As the weather improves, it’s tempting to throw caution to the wind and get out there and run with abandon. But that’s a bad idea. Not warming up properly or overdoing it can get you sidelined long before cross country or marathon season roll around.
Here are some of the most common running injuries, along with tips on how to prevent and treat them.
Shin splints are an overuse injury characterized by inflammation building up in the soft tissue in the front of your shin. There are two types: anterior and posterior. With both, the key is to reduce the inflammation.
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Several home treatments can help if the injury is minor.
Lie on your stomach with a foam roller on the muscles next to your shin bone (whether the pain is on the inside of the bone or the outside). Roll up and down until you find tender spots, which will feel like a bruise. Once you find the spots, hold constant pressure for 20-30 seconds. This will break up adhesions in the muscle and allow it to heal properly.
You can wear compression socks during your runs, or use kinesiology tape directly on the muscle. This will compress the soft tissue to reduce the pain.
Get your shoes checked by a chiropractor, physical therapist or running specialist. They may be incorrect for your gait or running style. This can be an easy fix if you commonly develop shin splints.
Stretching your calves and shins before runs is essential. Make sure to go through a proper warm-up before your runs and finish with a cooldown stretch.
The best thing for shin splints, or any overuse injury for that matter, is rest. Allowing your body time to heal properly is an ideal way to reduce inflammation and pain.
Stress fractures are a completely different beast. These are also caused by overuse. If you suspect a stress fracture, get checked by a professional. With stress fractures, you have to rest and allow the bone to heal. If you keep running, you will only delay the healing process.
You can compress the area of the stress fracture, whether it is in your feet or shins, to promote faster healing. Icing helps to numb and alleviate the pain during the process.
RELATED: Symptoms and Treatment of Stress Fractures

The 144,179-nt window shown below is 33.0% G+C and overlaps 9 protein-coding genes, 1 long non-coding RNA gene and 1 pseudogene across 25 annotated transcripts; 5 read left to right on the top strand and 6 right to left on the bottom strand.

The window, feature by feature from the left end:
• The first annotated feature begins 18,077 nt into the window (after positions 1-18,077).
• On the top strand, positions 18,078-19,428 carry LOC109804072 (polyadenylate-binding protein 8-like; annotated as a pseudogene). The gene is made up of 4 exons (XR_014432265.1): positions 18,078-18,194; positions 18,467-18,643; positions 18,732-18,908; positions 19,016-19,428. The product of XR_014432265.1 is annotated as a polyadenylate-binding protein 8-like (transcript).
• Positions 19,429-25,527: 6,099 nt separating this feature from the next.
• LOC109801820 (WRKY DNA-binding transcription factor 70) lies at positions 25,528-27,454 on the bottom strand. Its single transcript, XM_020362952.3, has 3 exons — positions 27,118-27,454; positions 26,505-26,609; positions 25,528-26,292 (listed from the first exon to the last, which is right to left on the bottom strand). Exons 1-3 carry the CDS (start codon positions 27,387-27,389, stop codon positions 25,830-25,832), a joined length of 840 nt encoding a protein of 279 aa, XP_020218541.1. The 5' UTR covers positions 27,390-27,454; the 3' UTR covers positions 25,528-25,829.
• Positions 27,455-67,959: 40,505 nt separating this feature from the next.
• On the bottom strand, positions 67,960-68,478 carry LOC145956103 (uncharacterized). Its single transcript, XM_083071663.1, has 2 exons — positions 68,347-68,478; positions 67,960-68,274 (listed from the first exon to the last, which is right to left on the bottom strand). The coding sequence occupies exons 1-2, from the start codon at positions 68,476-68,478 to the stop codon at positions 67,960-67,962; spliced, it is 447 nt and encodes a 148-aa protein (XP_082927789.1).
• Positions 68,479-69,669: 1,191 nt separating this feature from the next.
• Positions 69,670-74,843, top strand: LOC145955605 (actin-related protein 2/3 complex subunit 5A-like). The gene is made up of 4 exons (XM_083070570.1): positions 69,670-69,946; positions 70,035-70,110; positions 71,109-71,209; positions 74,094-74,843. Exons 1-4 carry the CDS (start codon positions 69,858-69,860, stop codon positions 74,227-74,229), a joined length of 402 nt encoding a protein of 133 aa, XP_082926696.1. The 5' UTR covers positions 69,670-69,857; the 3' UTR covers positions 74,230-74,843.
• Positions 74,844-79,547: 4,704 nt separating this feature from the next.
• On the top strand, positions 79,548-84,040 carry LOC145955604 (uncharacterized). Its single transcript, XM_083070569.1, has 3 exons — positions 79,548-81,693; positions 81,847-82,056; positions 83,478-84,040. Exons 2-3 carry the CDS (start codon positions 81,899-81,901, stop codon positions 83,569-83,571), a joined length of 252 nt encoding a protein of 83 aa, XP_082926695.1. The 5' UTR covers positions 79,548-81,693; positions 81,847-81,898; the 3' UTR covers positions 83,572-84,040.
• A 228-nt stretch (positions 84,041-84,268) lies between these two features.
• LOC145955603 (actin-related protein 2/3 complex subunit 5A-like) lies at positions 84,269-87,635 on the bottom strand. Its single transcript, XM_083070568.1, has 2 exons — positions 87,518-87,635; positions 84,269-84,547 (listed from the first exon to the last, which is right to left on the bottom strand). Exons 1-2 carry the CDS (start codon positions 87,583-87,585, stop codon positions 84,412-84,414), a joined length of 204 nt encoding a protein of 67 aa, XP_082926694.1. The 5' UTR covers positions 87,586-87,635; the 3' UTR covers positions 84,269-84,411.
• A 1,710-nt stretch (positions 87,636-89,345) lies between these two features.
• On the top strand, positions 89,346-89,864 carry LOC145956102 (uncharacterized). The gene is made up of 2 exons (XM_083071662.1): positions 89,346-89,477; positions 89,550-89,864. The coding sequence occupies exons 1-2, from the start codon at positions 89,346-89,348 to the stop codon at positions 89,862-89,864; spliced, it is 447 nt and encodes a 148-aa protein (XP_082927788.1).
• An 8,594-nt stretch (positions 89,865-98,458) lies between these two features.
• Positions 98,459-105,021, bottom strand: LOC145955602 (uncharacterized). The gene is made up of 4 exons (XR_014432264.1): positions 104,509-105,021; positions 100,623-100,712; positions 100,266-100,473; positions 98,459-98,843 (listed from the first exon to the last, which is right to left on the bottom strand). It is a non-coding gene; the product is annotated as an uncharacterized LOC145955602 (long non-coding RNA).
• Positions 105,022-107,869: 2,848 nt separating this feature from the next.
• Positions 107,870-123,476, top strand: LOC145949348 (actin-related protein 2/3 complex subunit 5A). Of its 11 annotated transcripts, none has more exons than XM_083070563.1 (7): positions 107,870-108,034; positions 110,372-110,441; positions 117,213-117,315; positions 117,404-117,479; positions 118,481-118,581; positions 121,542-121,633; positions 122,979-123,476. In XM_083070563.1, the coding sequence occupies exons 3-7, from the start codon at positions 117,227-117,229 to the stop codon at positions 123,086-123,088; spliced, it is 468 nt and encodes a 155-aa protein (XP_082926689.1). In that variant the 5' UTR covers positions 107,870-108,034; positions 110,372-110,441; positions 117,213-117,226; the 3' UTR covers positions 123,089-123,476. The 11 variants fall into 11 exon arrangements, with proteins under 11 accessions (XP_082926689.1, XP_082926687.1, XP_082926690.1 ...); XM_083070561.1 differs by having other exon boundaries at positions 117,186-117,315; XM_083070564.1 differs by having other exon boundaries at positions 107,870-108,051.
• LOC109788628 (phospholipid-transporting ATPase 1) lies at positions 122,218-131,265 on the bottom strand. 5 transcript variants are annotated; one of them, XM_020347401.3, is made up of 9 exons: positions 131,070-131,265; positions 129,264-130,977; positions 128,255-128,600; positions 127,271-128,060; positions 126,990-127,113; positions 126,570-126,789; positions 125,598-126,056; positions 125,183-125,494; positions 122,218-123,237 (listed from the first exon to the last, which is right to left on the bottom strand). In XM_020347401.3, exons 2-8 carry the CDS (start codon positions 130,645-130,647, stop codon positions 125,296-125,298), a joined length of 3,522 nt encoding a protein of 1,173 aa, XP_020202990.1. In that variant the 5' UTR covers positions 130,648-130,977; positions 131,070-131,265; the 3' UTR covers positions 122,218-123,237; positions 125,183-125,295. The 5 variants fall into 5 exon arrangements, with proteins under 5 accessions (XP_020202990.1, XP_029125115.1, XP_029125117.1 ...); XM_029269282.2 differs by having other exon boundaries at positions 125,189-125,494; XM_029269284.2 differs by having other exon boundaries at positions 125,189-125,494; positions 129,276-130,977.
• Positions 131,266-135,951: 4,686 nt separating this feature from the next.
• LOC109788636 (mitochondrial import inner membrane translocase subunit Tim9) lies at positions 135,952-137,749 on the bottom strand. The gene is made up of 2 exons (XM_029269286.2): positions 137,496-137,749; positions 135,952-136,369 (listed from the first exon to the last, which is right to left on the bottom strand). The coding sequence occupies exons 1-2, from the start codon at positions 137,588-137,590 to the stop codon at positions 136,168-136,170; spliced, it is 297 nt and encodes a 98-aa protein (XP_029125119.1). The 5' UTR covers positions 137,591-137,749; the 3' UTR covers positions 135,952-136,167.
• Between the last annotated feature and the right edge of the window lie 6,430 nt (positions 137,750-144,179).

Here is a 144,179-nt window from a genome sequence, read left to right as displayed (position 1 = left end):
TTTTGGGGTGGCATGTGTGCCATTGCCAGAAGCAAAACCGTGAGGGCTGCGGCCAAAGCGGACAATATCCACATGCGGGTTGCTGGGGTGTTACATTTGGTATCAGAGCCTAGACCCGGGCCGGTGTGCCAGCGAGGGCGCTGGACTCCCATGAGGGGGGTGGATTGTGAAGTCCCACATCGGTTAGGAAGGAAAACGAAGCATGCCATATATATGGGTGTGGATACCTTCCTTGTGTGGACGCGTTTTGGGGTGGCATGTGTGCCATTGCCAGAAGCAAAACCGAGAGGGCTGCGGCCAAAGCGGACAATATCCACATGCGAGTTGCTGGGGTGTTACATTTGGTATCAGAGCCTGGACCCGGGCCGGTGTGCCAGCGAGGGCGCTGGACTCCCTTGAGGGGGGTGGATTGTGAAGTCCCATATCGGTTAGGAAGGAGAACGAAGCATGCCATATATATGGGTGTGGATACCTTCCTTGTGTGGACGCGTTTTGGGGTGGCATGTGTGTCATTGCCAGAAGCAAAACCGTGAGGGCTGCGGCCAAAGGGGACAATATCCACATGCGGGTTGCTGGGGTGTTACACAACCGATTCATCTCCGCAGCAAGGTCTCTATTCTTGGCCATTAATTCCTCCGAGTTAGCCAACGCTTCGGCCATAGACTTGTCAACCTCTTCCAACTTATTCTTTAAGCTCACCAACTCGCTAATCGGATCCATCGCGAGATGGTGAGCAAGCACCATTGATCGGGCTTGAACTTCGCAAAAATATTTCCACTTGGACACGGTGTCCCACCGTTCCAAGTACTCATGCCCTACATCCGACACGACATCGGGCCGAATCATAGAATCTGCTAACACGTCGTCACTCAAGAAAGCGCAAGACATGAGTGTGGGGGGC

Plantar fasciitis is inflammation in the fascia, a thin, cobweb-like layer of tissue on the bottom of your foot.
Usually, the pain with this condition happens when you wake up in the morning, so follow these steps before you go to sleep and as you wake up.
1. Get a tennis ball or frozen water bottle and roll it underneath your foot. You will find tender spots. Once you find them, hold constant pressure. This will break up adhesions in the fascia and allow it to heal properly. If you use a frozen water bottle, you will be able to break up the adhesions while also numbing the area.
2. Stretch. You need to keep the fascia flexible and pliable. There are basic stretches you can do on your own, including grabbing hold of your foot and taking it through a full range of motion, circling in each direction, up and down, etc. This will allow the fascia to stay flexible.
3. Kinesiology tape the bottom of your foot. This helps to promote the normal healing process and reduce the pain.
4. From a medical professional, seek Instrument Assisted Soft Tissue Mobilization (IASTM). This involves using a tool and a lubricant to break the adhesions in the fascia and promote proper healing.
5. Rest. Giving your fascia and muscles time to heal is crucial for the healing process.
This is another overuse injury, one where inflammation builds up in the Achilles tendon, producing severe pain that can even move up into the gastrocnemius and soleus (the two calf muscles).
Foam rolling for Achilles tendonitis gets the calf functioning the way it is supposed to. Icing the area directly will help get rid of the inflammation.
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Make sure to get your shoes checked by a professional. If shoes don’t fit properly, they can rub on your Achilles tendon during runs, making the inflammation worse.
Runner’s knee, also known as patellofemoral pain syndrome, comes from inflammation in the patellofemoral tendon, which connects your quad muscles to your kneecap. This is another example of an overuse injury.
Compression is the best thing you can do for runner’s knee, as it takes pressure off the tendon that supports your knee.
Kinesiology tape allows your kneecap to track properly during your runs. Foam rolling through the quads, IT band and hamstrings alleviates tension in those muscles, which can aggravate the condition. Icing directly over the patella tendon reduces inflammation and numbs the pain.